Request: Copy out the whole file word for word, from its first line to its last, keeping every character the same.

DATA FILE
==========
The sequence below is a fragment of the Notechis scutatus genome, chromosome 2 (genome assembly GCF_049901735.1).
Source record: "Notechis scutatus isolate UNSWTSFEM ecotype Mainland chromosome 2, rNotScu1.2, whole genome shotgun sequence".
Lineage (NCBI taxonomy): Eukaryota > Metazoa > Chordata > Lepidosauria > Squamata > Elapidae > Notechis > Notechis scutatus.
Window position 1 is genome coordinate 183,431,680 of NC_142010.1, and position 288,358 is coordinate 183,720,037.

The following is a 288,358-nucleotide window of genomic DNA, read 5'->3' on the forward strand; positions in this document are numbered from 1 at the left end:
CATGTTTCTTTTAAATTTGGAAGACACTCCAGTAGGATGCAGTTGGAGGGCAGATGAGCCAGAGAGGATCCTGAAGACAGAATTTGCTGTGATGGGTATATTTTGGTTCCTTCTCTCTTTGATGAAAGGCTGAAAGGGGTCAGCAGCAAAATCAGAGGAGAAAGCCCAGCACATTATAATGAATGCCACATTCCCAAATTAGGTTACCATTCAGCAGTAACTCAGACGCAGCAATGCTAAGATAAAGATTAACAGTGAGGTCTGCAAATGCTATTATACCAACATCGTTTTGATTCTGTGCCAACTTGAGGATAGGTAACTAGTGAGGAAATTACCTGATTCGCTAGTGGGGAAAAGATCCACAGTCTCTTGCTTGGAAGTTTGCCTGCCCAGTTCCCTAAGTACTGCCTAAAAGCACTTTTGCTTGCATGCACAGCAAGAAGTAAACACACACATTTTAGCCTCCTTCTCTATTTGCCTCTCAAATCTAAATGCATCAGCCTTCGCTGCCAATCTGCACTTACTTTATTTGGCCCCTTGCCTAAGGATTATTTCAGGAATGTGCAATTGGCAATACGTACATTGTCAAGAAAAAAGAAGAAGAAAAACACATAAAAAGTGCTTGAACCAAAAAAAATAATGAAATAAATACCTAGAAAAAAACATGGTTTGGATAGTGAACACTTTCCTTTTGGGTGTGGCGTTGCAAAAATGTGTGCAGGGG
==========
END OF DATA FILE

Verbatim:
The sequence below is a fragment of the Notechis scutatus genome, chromosome 2 (genome assembly GCF_049901735.1).
Source record: "Notechis scutatus isolate UNSWTSFEM ecotype Mainland chromosome 2, rNotScu1.2, whole genome shotgun sequence".
Lineage (NCBI taxonomy): Eukaryota > Metazoa > Chordata > Lepidosauria > Squamata > Elapidae > Notechis > Notechis scutatus.
Window position 1 is genome coordinate 183,431,680 of NC_142010.1, and position 288,358 is coordinate 183,720,037.

The following is a 288,358-nucleotide window of genomic DNA, read 5'->3' on the forward strand; positions in this document are numbered from 1 at the left end:
CATGTTTCTTTTAAATTTGGAAGACACTCCAGTAGGATGCAGTTGGAGGGCAGATGAGCCAGAGAGGATCCTGAAGACAGAATTTGCTGTGATGGGTATATTTTGGTTCCTTCTCTCTTTGATGAAAGGCTGAAAGGGGTCAGCAGCAAAATCAGAGGAGAAAGCCCAGCACATTATAATGAATGCCACATTCCCAAATTAGGTTACCATTCAGCAGTAACTCAGACGCAGCAATGCTAAGATAAAGATTAACAGTGAGGTCTGCAAATGCTATTATACCAACATCGTTTTGATTCTGTGCCAACTTGAGGATAGGTAACTAGTGAGGAAATTACCTGATTCGCTAGTGGGGAAAAGATCCACAGTCTCTTGCTTGGAAGTTTGCCTGCCCAGTTCCCTAAGTACTGCCTAAAAGCACTTTTGCTTGCATGCACAGCAAGAAGTAAACACACACATTTTAGCCTCCTTCTCTATTTGCCTCTCAAATCTAAATGCATCAGCCTTCGCTGCCAATCTGCACTTACTTTATTTGGCCCCTTGCCTAAGGATTATTTCAGGAATGTGCAATTGGCAATACGTACATTGTCAAGAAAAAAGAAGAAGAAAAACACATAAAAAGTGCTTGAACCAAAAAAAATAATGAAATAAATACCTAGAAAAAAACATGGTTTGGATAGTGAACACTTTCCTTTTGGGTGTGGCGTTGCAAAAATGTGTGCAGGGG